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Roma refugees : international refugee protection and Europe's 'internal outsiders' Hortsing, Zosia Mira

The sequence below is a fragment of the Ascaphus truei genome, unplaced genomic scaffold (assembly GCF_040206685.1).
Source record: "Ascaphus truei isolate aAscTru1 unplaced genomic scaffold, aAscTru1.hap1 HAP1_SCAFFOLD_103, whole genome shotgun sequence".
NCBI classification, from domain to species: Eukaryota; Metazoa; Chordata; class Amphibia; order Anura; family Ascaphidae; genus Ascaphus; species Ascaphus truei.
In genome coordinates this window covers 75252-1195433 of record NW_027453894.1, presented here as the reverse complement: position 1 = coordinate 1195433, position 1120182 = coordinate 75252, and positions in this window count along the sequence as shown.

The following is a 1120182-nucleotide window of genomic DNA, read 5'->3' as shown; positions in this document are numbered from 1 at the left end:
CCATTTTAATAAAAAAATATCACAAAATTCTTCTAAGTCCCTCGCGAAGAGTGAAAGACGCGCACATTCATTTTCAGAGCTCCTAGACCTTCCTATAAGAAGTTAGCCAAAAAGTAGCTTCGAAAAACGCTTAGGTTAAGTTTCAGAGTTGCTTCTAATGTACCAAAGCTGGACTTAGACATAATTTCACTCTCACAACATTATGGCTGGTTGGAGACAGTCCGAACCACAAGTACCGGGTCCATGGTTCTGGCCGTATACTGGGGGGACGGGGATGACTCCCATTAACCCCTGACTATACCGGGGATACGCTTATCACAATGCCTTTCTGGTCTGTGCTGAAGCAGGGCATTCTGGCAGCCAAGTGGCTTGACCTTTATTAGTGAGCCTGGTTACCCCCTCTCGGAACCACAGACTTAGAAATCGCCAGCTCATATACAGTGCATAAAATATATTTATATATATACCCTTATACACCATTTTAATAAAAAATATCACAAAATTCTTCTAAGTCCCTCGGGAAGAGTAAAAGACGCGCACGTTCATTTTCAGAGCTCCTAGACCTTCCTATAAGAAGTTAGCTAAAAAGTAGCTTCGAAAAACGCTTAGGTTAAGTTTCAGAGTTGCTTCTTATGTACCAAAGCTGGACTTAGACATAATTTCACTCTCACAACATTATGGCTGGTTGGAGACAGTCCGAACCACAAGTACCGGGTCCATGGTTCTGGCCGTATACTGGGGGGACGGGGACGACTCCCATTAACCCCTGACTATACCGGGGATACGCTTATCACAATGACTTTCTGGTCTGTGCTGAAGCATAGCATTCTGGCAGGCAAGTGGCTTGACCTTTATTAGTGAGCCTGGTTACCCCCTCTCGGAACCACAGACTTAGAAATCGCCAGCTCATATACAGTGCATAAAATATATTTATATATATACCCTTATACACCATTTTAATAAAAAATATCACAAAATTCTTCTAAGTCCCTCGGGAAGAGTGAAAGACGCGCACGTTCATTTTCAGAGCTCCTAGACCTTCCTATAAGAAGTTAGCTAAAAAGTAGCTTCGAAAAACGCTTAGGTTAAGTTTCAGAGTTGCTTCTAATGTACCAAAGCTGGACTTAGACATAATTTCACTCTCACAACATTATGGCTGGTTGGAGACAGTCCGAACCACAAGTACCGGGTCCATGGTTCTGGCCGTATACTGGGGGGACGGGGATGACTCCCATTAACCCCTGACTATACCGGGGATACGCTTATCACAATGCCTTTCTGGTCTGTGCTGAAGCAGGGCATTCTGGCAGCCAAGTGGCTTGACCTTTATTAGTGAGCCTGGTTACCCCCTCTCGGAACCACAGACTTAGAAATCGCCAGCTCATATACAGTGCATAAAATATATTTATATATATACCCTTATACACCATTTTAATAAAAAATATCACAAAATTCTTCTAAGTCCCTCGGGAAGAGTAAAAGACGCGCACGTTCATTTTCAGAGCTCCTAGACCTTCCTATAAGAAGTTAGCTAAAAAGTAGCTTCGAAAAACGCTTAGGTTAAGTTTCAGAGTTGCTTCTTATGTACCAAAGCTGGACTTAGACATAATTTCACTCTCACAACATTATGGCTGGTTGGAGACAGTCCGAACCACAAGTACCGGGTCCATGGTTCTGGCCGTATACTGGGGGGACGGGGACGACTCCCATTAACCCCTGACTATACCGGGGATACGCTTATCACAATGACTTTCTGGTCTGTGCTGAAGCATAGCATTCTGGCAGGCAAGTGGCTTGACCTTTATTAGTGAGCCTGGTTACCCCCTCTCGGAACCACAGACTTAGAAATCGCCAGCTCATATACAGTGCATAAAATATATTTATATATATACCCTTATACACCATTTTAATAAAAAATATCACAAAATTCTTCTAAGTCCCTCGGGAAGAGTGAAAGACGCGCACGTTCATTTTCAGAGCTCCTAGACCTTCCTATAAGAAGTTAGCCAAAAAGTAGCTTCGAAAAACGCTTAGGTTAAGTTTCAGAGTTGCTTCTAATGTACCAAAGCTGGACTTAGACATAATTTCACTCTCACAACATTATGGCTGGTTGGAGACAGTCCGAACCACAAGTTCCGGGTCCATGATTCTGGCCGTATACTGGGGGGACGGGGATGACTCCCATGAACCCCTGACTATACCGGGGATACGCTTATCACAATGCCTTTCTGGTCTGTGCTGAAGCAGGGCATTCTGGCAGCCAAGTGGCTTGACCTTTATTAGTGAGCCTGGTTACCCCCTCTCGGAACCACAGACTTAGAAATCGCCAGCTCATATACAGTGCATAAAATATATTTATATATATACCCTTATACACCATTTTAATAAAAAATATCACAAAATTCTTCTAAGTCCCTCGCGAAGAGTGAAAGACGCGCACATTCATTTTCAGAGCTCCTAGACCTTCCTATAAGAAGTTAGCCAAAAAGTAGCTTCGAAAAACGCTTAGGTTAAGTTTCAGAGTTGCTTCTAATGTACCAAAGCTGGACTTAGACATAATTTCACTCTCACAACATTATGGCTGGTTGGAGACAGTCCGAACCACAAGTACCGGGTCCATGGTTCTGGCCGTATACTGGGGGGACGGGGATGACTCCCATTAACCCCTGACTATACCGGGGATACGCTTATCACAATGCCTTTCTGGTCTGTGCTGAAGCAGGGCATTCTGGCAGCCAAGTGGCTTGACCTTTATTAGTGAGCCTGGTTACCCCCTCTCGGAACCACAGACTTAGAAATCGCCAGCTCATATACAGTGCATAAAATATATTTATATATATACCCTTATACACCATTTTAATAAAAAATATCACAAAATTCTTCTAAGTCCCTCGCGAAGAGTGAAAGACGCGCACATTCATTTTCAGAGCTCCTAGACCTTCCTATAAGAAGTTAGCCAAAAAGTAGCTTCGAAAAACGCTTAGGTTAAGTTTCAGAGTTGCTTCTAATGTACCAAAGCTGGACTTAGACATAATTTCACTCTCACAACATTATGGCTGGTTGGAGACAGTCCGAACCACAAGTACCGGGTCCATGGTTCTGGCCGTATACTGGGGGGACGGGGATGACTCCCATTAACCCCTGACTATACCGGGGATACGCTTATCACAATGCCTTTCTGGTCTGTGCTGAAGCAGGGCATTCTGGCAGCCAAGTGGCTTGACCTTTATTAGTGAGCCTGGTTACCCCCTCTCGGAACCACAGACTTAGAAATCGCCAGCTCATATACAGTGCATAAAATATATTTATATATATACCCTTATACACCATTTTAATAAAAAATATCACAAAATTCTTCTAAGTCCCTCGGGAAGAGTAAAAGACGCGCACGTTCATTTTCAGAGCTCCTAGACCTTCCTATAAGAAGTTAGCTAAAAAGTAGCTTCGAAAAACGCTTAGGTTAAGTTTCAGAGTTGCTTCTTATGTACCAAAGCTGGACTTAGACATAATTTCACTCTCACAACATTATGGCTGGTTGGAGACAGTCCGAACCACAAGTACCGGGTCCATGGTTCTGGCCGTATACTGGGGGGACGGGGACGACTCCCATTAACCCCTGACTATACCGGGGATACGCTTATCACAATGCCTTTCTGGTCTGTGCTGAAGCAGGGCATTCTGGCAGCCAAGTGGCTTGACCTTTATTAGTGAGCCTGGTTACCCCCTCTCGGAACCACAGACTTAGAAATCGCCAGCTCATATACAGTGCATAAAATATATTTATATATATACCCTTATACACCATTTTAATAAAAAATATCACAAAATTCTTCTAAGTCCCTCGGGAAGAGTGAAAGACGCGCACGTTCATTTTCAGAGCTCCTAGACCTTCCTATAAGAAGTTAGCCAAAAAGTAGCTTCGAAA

The paper is concerned with the position of Roma refugees within the international refugee protection system, and how they face exclusion from asylum in an international context in which migration is represented as a threat to state sovereignty. Specifically, the paper argues that, because of their status both as Roma and as refugees, Roma refugees are represented and treated by states as a double threat to the territorial state order. As a result, they are subject to a unique logic of double exclusion that limits their ability to seek and obtain refugee protection after fleeing persecution in their home states. This exclusion operates at three distinct levels in the international system: within the European Union (EU), harmonized asylum policy among member states prevents Roma refugees from Europe from accessing refugee protection in other EU countries; in non‐European destination countries, states use interdiction measures to prevent refugees from arriving on state territory; and in the refugee determination process itself, some decisionmakers use stereotyping, racial profiling and problematic assessments of ethnicity to unnecessarily reject certain Roma claims. These three levels of exclusion operate simultaneously to limit Roma refugees’ chances of being granted refugee protection under the current system. Furthermore, these mechanisms of exclusion are often framed by a discourse that de-legitimizes Roma refugee claims and portrays these refugees as ‘bogus’ claimants or ‘illegal migrants’ out to take advantage of liberal refugee policy, rather than people potentially fleeing persecution and seeking surrogate protection under international law.

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